I remember there was a lot of hype around this story when it was being released. It didn’t wow me then and it almost didn’t now. However, active listening is very different from passive listening and that may have saved this story. Arrangements for War borders on not being a Doctor Who story at all, but a story set in another land filled with political intrigue, romance, and life lessons. And that changed my opinion of the story quite a bit.
It didn’t start off great. Evelyn was still upset with the Doctor having recently seen Cassie killed in Project: Lazarus. This leads to some great dialogue about what she wants out of “the time she’s got left”. But then she acts petulantly with the Doctor and runs off and somehow the Doctor has a hard time keeping up with her, calling after her like a lost puppy. I don’t necessarily disagree with her reaction but more because the Doctor spouts those stupid lines about “my old friend Schrodinger”; I really do hate those name-drops. I’m get so bothered by them because it comes down to a general annoyance of ruining future stories. No writer will ever be able to write about their first meeting now, because it’s already happened somewhere in the Doctor’s past! Then the Doctor meets two people who are in love but have some reason for not being together. Our wise old Time Lord ignores any information, making assessments without knowing what’s going on, only to realize that he may have started a war. Does the Doctor not learn? Isn’t he based on Sherlock Holmes, who never jumped to conclusions without facts?
But as the story progresses, it begins to focus on the end of childhood, growing up and accepting responsibility. Even the Doctor will learn that he has to be comfortable with the consequences of his actions. The Kingdom Alliance, an alliance between the two mightiest nations on the planet, is jeopardized by the Doctor’s indiscrete words. He knows that in the near future an alien race will attack the planet but he interferes anyway. While the political side of the story grows, it’s also what makes this so different from the standard stories; this is very much a regular place, not a science fiction world. People have names like Christina (spelled Krisztina), Vincent, Victor and Marcus. Their titles are earthly as well; corporal, commander, minister, governor. But as I said last week, Doctor Who works in multiple formats and this story does work. The political intrigue became as interesting to me as any alien race. The news casts, done to indicate a passage of time, are superbly achieved. In fact, the sound design in this story is marvelous, barring when Marcus first speaks to the princess due to the synthesized voice. (I had to crank the radio volume up to 60!)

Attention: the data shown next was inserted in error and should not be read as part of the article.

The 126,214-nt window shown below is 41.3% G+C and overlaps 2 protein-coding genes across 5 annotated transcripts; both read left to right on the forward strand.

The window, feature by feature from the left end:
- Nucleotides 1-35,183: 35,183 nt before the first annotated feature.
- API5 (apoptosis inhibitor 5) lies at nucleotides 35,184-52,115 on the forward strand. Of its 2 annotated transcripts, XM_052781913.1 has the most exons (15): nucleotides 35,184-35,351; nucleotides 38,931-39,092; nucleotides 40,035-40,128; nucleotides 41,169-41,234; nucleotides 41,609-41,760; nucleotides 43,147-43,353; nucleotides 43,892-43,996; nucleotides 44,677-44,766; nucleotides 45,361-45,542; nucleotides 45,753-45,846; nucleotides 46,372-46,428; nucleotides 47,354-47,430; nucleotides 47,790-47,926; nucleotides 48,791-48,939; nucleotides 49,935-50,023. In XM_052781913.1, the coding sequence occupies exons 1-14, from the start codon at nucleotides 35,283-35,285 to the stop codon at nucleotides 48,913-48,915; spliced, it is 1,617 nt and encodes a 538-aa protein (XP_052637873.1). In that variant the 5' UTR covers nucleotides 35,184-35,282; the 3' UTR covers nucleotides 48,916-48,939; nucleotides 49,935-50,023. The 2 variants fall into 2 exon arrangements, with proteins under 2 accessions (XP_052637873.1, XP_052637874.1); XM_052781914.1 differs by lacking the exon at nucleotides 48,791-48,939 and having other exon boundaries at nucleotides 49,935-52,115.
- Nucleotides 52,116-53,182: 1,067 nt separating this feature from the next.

The story is a heavy one and the very light comedy around Evelyn’s “nice boots” serves only to make the listener smile. The troubles are just too great for that to be a source of true amusement. The story culminates around unity between nations; it’s reminiscent of Alan Moore’s Watchmen, in that it helps us realize that nations are stronger working together. They can come together to fight a common enemy. Unfortunately, madmen still make an impact and just like their last story, the Doctor and Evelyn see another friend die. Colin Baker’s performance is stellar, having actually given me chills with his anguish. Evelyn realizes that the Doctor is not as flippant as he sometimes makes out and the two grow closer from the tragedy. There’s a special connection between the Doctor and Evelyn that gets stronger with this story. The Doctor says Evelyn is more well-rounded than his other companions, and I’d be hard pressed to find a listener that disagrees. Which means this is the second story in a row that might offer a hint for the television series: we need a companion who is different from all the modern, young companions. Give us someone who is from another time, or maybe a bit older and more mature. (Oh, wait, they did that with Graham, and he was the strongest of the new TARDIS crew… That should tell us something!)
If there’s one thing that didn’t work well for this story, it’s the cliffhangers. Two are just comments. One is the realization that an attack has happened, but the former two consist of the Doctor realizing war might be his fault and Rossiter asking Evelyn not to go back to the Doctor. Why that doesn’t matter or even hurt the story is because those are effectively breaks to say “Mike, you arrived at work and can stop listening now.” They are little more than auditory notes on when to stop the story for a little while. The story is otherwise strong enough not to need cliffhangers for any traditional purpose.
Colin and Maggie make a great team and I look forward to more of their stories, but I am glad to be back in the main range now, because I really do enjoy the diversity. The Arrangements for War is just another example of just how diverse Doctor Who can be. Let’s hope that’s one thing in the series that never changes! ML